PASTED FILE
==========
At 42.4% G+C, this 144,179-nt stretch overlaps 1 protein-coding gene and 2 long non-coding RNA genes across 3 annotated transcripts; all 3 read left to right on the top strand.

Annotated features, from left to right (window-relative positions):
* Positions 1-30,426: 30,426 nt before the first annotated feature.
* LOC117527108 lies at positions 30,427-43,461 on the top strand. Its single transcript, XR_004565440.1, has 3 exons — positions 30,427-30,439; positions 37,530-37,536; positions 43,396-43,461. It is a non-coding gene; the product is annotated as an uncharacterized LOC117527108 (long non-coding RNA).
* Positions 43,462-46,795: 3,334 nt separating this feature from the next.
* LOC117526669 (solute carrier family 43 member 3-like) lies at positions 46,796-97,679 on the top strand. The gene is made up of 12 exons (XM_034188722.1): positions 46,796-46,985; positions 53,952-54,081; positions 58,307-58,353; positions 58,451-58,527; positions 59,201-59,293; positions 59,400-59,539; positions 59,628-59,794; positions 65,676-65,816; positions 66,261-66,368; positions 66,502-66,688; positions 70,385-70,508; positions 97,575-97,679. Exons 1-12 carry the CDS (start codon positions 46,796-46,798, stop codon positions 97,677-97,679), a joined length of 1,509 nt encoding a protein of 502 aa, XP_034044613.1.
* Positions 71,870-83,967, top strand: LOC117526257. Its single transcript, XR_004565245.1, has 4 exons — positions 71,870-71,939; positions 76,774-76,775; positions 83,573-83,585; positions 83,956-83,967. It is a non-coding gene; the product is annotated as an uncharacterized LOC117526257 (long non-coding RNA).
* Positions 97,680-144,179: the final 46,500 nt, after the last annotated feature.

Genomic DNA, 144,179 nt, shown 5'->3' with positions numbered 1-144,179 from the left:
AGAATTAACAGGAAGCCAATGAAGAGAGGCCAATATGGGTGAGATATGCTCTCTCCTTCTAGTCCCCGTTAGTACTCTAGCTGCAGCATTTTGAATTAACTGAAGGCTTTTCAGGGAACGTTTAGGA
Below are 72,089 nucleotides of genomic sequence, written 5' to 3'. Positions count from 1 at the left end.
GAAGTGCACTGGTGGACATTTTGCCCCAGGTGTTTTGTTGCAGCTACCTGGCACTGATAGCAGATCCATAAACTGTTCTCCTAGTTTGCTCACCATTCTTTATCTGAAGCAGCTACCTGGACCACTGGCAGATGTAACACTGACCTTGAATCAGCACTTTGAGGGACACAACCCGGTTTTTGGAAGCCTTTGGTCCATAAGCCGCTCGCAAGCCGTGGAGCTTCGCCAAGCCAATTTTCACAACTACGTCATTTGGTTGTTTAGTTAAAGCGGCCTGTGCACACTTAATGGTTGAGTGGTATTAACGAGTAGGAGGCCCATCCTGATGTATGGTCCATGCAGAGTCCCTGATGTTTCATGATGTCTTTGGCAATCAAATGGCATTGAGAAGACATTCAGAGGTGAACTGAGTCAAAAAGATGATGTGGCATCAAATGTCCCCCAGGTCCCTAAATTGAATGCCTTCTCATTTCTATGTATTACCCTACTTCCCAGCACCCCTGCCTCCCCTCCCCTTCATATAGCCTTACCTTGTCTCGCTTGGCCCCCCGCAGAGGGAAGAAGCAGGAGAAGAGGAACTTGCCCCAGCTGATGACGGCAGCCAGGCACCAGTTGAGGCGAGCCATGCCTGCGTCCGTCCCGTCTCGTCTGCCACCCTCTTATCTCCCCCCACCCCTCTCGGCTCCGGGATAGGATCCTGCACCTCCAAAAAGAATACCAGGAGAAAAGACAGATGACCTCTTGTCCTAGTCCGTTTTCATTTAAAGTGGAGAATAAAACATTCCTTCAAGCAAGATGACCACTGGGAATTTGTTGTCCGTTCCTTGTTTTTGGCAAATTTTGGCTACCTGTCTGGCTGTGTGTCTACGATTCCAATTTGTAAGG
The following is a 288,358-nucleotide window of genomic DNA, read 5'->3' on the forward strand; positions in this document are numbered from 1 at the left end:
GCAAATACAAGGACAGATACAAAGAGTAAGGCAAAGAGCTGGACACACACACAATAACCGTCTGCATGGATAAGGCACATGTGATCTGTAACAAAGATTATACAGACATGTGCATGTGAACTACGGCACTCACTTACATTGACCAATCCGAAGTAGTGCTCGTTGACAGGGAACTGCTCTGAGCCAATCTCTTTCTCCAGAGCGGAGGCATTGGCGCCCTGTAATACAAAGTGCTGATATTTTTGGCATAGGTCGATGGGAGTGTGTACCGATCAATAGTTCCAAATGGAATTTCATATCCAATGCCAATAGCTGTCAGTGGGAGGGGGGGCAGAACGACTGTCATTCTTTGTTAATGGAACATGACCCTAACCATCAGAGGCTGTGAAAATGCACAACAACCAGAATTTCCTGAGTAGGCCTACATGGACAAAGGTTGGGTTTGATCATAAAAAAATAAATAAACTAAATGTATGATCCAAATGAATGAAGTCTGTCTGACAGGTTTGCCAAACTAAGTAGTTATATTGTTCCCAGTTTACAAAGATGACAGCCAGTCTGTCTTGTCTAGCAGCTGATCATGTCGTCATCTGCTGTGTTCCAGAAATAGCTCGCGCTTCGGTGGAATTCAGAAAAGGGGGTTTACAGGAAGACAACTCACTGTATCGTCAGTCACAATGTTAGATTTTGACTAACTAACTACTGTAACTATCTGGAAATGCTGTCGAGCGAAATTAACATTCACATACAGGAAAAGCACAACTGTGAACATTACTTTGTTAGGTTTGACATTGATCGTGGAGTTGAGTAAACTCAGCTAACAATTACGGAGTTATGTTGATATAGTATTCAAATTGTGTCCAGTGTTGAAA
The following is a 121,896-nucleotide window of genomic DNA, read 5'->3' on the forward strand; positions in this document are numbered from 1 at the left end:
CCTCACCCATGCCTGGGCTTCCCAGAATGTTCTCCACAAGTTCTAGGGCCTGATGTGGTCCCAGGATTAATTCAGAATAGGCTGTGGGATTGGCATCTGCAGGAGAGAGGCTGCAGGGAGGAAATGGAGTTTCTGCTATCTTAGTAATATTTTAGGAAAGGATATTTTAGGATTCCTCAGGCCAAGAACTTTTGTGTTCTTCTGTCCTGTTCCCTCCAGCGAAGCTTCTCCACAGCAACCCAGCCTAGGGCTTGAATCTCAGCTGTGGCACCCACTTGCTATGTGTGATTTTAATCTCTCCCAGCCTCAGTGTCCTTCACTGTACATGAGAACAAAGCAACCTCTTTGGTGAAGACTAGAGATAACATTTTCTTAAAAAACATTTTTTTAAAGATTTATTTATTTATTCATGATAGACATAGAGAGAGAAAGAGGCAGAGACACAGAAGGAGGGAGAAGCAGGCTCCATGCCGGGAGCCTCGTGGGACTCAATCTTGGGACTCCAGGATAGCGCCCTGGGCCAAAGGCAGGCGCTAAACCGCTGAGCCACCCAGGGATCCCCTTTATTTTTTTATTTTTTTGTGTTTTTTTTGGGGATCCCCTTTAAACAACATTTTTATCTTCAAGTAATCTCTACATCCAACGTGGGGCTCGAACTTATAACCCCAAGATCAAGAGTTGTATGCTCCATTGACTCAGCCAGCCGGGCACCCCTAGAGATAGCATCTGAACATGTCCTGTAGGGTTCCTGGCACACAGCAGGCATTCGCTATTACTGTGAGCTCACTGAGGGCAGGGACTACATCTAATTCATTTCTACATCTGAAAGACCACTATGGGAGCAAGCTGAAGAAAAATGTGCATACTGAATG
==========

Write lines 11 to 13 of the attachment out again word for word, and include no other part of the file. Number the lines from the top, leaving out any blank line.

Below are 72,089 nucleotides of genomic sequence, written 5' to 3'. Positions count from 1 at the left end.
GAAGTGCACTGGTGGACATTTTGCCCCAGGTGTTTTGTTGCAGCTACCTGGCACTGATAGCAGATCCATAAACTGTTCTCCTAGTTTGCTCACCATTCTTTATCTGAAGCAGCTACCTGGACCACTGGCAGATGTAACACTGACCTTGAATCAGCACTTTGAGGGACACAACCCGGTTTTTGGAAGCCTTTGGTCCATAAGCCGCTCGCAAGCCGTGGAGCTTCGCCAAGCCAATTTTCACAACTACGTCATTTGGTTGTTTAGTTAAAGCGGCCTGTGCACACTTAATGGTTGAGTGGTATTAACGAGTAGGAGGCCCATCCTGATGTATGGTCCATGCAGAGTCCCTGATGTTTCATGATGTCTTTGGCAATCAAATGGCATTGAGAAGACATTCAGAGGTGAACTGAGTCAAAAAGATGATGTGGCATCAAATGTCCCCCAGGTCCCTAAATTGAATGCCTTCTCATTTCTATGTATTACCCTACTTCCCAGCACCCCTGCCTCCCCTCCCCTTCATATAGCCTTACCTTGTCTCGCTTGGCCCCCCGCAGAGGGAAGAAGCAGGAGAAGAGGAACTTGCCCCAGCTGATGACGGCAGCCAGGCACCAGTTGAGGCGAGCCATGCCTGCGTCCGTCCCGTCTCGTCTGCCACCCTCTTATCTCCCCCCACCCCTCTCGGCTCCGGGATAGGATCCTGCACCTCCAAAAAGAATACCAGGAGAAAAGACAGATGACCTCTTGTCCTAGTCCGTTTTCATTTAAAGTGGAGAATAAAACATTCCTTCAAGCAAGATGACCACTGGGAATTTGTTGTCCGTTCCTTGTTTTTGGCAAATTTTGGCTACCTGTCTGGCTGTGTGTCTACGATTCCAATTTGTAAGG
The following is a 288,358-nucleotide window of genomic DNA, read 5'->3' on the forward strand; positions in this document are numbered from 1 at the left end: